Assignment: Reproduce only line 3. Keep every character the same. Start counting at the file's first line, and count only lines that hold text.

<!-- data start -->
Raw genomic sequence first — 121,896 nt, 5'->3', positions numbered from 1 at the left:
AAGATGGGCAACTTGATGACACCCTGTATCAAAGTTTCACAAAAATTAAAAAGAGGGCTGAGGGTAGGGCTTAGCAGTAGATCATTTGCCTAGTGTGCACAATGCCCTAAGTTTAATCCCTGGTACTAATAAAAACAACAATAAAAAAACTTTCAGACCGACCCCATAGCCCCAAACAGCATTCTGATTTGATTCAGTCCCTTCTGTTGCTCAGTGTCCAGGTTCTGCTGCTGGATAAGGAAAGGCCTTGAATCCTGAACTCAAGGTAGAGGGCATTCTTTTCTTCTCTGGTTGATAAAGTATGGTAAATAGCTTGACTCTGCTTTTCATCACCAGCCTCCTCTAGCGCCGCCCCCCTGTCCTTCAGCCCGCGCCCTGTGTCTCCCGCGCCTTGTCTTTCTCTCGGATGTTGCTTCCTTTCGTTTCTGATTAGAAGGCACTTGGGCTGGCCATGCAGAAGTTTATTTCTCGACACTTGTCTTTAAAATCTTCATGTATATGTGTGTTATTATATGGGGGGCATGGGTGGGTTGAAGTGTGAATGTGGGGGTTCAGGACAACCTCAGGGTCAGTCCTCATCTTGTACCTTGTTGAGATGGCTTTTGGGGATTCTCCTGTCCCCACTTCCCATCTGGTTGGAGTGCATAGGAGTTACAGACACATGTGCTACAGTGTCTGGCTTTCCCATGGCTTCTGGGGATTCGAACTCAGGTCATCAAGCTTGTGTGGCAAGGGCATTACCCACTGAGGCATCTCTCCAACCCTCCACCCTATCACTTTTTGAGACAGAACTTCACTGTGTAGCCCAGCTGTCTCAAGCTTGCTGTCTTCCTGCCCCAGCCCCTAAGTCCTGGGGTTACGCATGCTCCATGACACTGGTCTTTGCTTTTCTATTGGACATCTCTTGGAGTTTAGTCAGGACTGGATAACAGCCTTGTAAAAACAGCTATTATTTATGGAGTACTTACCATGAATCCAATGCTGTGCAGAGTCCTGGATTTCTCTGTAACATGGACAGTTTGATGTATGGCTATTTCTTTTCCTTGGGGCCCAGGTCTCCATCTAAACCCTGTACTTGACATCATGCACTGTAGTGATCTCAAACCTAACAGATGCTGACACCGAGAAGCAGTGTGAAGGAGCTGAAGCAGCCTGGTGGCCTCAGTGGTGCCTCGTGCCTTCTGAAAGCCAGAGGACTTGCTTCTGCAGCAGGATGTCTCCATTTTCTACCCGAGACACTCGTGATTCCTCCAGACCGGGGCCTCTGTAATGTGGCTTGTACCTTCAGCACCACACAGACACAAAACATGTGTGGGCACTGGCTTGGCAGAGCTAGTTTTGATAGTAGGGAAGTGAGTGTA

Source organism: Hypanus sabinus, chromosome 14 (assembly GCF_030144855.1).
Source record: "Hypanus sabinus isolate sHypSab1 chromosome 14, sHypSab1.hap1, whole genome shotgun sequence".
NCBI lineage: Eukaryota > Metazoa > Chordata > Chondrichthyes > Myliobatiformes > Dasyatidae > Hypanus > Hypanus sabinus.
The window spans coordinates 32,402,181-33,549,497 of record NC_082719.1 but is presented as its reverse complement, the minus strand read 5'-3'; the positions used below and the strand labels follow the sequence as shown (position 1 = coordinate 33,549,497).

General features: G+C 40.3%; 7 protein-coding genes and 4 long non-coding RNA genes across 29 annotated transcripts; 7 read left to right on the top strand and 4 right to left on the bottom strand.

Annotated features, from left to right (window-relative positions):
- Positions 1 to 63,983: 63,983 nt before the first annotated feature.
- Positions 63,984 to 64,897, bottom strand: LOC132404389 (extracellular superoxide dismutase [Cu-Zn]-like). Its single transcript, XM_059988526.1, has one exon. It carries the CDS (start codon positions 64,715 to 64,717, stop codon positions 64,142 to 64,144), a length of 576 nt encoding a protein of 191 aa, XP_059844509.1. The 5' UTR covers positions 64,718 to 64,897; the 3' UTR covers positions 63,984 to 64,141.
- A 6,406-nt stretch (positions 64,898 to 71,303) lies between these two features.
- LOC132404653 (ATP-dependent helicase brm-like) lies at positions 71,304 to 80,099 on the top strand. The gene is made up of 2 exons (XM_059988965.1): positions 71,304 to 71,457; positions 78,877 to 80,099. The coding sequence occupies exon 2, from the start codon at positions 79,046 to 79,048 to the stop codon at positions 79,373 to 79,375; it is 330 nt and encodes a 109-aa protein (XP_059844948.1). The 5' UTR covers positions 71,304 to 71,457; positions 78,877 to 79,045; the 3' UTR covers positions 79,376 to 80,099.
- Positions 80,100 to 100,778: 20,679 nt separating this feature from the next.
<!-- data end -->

Source organism: Hypanus sabinus, chromosome 14 (assembly GCF_030144855.1).